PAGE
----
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Alaska pipeline scandal
by Wayne Madsen    The Wayne Madsen Report
Entered into the database on Thursday, September 07th, 2006 @ 15:15:08 MST


Untitled Document

Longtime oil industry critic paints picture of institutionalized graft and corruption in GOP-ruled Alaska.

Longtime Alaska oil pipeline critic Chuck Hamel told a news conference at the National Press Club in Washington yesterday that the tactic that British Petroleum/Amoco uses best in its cover-up of the corrosion of the Prudhoe Bay pipeline is "Lie, lie, lie." Hamel described BP's 75-square mile Prudhoe Bay operation as a virtual "protectorate" of the oil firm, complete with its own sheriff and police department. Hamel said BP "won't show the media anything" at Prudhoe. After 16 miles of Prudhoe Bay's pipeline was found to be corroded last month, the flow of oil has been cut in half. Hamel said that BP pipelines are "leaking everywhere" and pointed out that BP's policy is to "operate systems to failure."

In addition, the Trans-Alaska Pipeline System (TAPS) also suffers from corrosion, similar to that which afflicts Prudhoe Bay, according to Hamel. In a Sept. 4, 2006, letter to House Subcommittee Chairman on Oversight and Investigations of the Energy and Commerce Committee Joe Barton (R-TN), Hamel wrote, "On . . . September 19 [2005], Alyeska President Steve Marshal was ordered overnight to BP London carrying illicit Alyeska corrosion financials, inflated corrosion control expenditures on the TAPS. Under Federal Common Carrier regulations these financials, even if legitimate, would have been required to be audited and shared with the minority owners, Exxon, Conoco, et al. Alyeska Strategic Planning Analyst, Glen Plumlee, adamantly refused [to sign off on the documents] under pressure throughout the day, claiming it was a violation of the Sarbanes Oxley Act (spawned by the Enron debacle). Another Alyeska employee finally signed off on the document at the last minute. It was required in hard copy and not to be traced by electronic transmission." The BP/Alyeska actions have triggered investigations by the Securities and Exchange Commission and the Department of Labor.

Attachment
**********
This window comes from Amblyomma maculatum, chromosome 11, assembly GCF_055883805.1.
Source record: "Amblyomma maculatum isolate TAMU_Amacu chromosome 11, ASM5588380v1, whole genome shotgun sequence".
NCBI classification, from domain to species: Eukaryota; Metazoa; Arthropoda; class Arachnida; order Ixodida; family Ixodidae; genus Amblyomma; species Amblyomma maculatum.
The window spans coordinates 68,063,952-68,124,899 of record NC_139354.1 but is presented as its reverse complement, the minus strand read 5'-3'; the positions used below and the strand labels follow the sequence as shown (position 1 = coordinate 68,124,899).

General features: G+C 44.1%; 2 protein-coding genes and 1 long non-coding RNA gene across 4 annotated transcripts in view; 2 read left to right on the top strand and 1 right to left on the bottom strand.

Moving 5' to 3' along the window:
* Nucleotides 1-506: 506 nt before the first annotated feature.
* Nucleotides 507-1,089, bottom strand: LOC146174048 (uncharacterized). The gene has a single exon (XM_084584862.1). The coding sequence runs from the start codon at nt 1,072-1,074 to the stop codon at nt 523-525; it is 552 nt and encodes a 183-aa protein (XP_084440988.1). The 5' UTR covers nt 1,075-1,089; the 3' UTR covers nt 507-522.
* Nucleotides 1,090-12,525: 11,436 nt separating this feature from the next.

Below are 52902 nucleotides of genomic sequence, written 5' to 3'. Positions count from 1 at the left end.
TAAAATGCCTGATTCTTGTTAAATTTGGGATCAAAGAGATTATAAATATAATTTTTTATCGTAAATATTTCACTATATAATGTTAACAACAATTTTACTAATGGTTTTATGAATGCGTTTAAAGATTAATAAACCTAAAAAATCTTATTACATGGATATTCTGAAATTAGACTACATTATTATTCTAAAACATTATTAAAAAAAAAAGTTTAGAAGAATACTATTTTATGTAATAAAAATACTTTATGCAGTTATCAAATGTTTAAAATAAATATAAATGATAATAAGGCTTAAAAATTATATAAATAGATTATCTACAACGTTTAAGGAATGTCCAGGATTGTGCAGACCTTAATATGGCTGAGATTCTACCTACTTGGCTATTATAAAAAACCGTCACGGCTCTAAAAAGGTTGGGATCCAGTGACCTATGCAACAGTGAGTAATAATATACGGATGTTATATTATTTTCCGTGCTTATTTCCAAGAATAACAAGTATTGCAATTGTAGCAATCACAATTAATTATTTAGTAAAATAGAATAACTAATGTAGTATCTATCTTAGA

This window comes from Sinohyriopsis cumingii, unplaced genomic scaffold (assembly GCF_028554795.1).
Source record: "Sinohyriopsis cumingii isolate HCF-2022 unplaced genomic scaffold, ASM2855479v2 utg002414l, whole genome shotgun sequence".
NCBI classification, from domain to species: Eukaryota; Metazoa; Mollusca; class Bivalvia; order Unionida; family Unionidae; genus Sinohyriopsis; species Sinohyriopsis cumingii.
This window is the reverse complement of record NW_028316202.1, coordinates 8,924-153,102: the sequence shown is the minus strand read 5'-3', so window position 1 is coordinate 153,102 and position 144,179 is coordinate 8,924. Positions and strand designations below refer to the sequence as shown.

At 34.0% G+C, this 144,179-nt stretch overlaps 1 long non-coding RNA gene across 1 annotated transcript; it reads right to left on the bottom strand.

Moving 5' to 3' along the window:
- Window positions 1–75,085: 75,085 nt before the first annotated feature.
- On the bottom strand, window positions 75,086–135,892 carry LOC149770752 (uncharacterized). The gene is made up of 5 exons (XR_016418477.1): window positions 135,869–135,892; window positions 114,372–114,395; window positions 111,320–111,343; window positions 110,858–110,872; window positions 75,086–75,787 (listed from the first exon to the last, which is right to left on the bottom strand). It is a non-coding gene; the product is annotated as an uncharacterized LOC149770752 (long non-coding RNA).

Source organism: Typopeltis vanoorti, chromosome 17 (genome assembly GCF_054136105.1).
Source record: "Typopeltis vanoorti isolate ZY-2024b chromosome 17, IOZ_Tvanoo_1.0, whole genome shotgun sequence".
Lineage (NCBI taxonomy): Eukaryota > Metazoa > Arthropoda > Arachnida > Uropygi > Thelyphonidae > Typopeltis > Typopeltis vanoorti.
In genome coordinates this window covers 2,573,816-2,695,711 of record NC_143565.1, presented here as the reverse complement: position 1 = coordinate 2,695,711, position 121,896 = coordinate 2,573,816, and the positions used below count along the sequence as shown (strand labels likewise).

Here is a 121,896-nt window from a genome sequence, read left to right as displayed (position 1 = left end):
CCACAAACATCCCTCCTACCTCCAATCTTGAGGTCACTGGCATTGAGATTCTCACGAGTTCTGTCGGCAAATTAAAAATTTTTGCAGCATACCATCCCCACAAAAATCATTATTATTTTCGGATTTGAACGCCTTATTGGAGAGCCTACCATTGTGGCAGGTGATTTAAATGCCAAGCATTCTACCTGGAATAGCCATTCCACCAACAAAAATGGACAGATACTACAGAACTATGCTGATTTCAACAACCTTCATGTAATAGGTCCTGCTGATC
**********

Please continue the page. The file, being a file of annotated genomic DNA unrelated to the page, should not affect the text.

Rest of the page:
Hamel became famous some years ago as a result of his revelations about problems with the Trans Alaska Pipeline and the oil consortium that operates it, Alyeska Pipeline Company. Hamel was subjected to a humiliating investigation by Wackenhut, a private security firm hired by Alyeska to identify Hamel's inside sources. Wackenhut went so far as to rummage through Hamel's garbage looking for phone records and other evidence.

Hamel said he brought the Prudhoe Bay pipeline corrosion concerns to state of Alaska and federal officials seven years ago but was that they "blew off" his warnings. Among those who failed to act, according to Hamel, was Ernesta Ballard, the then-chief of the Environmental Protection Agency's Region 10. GOP Governor Frank Murkowski has since appointed Ballard as the commissioner of the Alaska Department of Environmental Conservation (ADEC). Hamel said ADEC and the Alaska Division of Oil and Gas were complicit with BP in covering up the corrosion problems with the Prudhoe Bay pipeline. He pointed out that BP's law firm that is handling the firestorm that erupted over the pipeline failure is Vinson and Elkins, the same firm that represented Enron's Ken "Kenny Boy" Lay.

When asked by WMR if a current federal investigation of bribes paid to mostly GOP Alaska state legislators, including Senator Ted Stevens' son, Alaska Senate President Ben Stevens, by an Alaska oil services firm, Hamel revealed that federal investigators were looking into collusion between Alaska oil companies and state regulators. Hamel also said there is a continuing Department of Justice investigation of a cover-up by state regulators in the purposeful disposal of oil into the Beaufort Sea in 2003 by Pioneer Oil.


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